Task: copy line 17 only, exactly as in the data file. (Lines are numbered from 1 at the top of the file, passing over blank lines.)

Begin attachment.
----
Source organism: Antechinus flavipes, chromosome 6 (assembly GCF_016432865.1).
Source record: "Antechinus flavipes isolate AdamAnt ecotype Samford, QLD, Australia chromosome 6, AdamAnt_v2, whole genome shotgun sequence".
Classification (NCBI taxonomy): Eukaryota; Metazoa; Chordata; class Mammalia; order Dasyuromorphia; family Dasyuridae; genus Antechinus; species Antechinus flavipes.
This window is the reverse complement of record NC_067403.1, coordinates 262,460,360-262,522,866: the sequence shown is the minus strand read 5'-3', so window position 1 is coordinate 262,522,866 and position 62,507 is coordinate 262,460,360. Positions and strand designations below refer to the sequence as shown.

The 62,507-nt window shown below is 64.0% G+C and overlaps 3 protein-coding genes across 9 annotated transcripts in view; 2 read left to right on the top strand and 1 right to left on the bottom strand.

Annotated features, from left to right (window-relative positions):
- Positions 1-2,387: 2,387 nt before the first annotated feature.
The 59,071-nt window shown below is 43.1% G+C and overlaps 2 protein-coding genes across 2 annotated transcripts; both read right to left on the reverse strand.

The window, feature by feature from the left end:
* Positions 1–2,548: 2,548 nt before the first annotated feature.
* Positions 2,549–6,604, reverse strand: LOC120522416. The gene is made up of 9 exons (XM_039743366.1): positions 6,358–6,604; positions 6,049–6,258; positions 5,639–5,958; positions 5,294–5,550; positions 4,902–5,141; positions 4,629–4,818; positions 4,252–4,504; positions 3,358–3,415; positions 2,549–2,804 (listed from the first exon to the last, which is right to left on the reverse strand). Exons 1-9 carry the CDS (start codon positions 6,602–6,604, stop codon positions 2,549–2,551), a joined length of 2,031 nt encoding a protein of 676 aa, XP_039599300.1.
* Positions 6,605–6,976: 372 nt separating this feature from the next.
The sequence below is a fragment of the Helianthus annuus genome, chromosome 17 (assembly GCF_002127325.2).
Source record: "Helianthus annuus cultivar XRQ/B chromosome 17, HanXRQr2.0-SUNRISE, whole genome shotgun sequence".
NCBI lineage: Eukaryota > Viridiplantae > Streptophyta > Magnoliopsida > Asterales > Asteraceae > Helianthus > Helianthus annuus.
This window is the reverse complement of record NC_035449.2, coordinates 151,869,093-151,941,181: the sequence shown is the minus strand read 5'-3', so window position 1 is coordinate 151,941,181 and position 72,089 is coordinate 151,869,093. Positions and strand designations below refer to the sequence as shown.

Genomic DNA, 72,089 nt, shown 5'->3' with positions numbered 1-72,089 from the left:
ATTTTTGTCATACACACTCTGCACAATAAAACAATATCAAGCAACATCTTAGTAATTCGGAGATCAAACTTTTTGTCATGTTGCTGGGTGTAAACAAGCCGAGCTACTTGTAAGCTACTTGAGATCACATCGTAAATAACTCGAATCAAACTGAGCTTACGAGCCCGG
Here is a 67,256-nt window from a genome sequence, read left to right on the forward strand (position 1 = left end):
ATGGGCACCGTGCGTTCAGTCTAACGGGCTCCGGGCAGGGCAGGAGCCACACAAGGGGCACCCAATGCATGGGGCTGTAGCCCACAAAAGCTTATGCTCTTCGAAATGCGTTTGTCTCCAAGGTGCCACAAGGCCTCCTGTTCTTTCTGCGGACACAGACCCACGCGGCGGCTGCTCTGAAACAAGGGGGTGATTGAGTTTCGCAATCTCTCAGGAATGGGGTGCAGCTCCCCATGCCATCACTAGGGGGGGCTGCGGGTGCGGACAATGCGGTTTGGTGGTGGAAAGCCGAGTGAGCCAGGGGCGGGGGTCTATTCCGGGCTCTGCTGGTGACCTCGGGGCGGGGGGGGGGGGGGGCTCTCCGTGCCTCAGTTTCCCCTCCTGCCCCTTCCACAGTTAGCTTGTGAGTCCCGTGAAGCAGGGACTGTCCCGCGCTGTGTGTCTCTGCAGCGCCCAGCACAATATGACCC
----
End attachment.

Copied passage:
Genomic DNA, 72,089 nt, shown 5'->3' with positions numbered 1-72,089 from the left: